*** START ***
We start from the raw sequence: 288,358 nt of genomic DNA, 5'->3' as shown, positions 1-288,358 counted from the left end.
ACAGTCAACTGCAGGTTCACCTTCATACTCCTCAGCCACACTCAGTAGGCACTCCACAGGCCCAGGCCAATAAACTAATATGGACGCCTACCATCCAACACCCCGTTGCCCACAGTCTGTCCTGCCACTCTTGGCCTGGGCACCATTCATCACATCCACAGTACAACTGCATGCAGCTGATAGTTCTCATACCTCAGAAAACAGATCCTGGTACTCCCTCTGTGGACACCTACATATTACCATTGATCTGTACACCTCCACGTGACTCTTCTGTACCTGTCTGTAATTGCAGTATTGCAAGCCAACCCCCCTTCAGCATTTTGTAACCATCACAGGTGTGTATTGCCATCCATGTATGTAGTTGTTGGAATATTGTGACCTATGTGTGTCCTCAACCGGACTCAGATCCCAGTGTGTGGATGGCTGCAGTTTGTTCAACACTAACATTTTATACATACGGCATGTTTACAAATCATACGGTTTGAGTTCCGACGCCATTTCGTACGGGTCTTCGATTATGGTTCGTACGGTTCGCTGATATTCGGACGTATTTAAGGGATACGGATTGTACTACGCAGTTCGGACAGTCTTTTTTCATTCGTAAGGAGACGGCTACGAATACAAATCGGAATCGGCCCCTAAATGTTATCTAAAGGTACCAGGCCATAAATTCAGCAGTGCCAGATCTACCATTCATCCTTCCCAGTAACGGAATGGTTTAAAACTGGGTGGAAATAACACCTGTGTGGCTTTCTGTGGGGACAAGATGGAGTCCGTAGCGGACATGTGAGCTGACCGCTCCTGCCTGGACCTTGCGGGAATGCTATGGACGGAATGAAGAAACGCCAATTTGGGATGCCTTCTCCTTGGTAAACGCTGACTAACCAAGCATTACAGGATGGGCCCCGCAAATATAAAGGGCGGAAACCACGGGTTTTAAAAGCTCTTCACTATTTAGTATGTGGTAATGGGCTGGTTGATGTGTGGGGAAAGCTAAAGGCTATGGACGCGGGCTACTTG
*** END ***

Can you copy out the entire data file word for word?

We start from the raw sequence: 288,358 nt of genomic DNA, 5'->3' as shown, positions 1-288,358 counted from the left end.
ACAGTCAACTGCAGGTTCACCTTCATACTCCTCAGCCACACTCAGTAGGCACTCCACAGGCCCAGGCCAATAAACTAATATGGACGCCTACCATCCAACACCCCGTTGCCCACAGTCTGTCCTGCCACTCTTGGCCTGGGCACCATTCATCACATCCACAGTACAACTGCATGCAGCTGATAGTTCTCATACCTCAGAAAACAGATCCTGGTACTCCCTCTGTGGACACCTACATATTACCATTGATCTGTACACCTCCACGTGACTCTTCTGTACCTGTCTGTAATTGCAGTATTGCAAGCCAACCCCCCTTCAGCATTTTGTAACCATCACAGGTGTGTATTGCCATCCATGTATGTAGTTGTTGGAATATTGTGACCTATGTGTGTCCTCAACCGGACTCAGATCCCAGTGTGTGGATGGCTGCAGTTTGTTCAACACTAACATTTTATACATACGGCATGTTTACAAATCATACGGTTTGAGTTCCGACGCCATTTCGTACGGGTCTTCGATTATGGTTCGTACGGTTCGCTGATATTCGGACGTATTTAAGGGATACGGATTGTACTACGCAGTTCGGACAGTCTTTTTTCATTCGTAAGGAGACGGCTACGAATACAAATCGGAATCGGCCCCTAAATGTTATCTAAAGGTACCAGGCCATAAATTCAGCAGTGCCAGATCTACCATTCATCCTTCCCAGTAACGGAATGGTTTAAAACTGGGTGGAAATAACACCTGTGTGGCTTTCTGTGGGGACAAGATGGAGTCCGTAGCGGACATGTGAGCTGACCGCTCCTGCCTGGACCTTGCGGGAATGCTATGGACGGAATGAAGAAACGCCAATTTGGGATGCCTTCTCCTTGGTAAACGCTGACTAACCAAGCATTACAGGATGGGCCCCGCAAATATAAAGGGCGGAAACCACGGGTTTTAAAAGCTCTTCACTATTTAGTATGTGGTAATGGGCTGGTTGATGTGTGGGGAAAGCTAAAGGCTATGGACGCGGGCTACTTG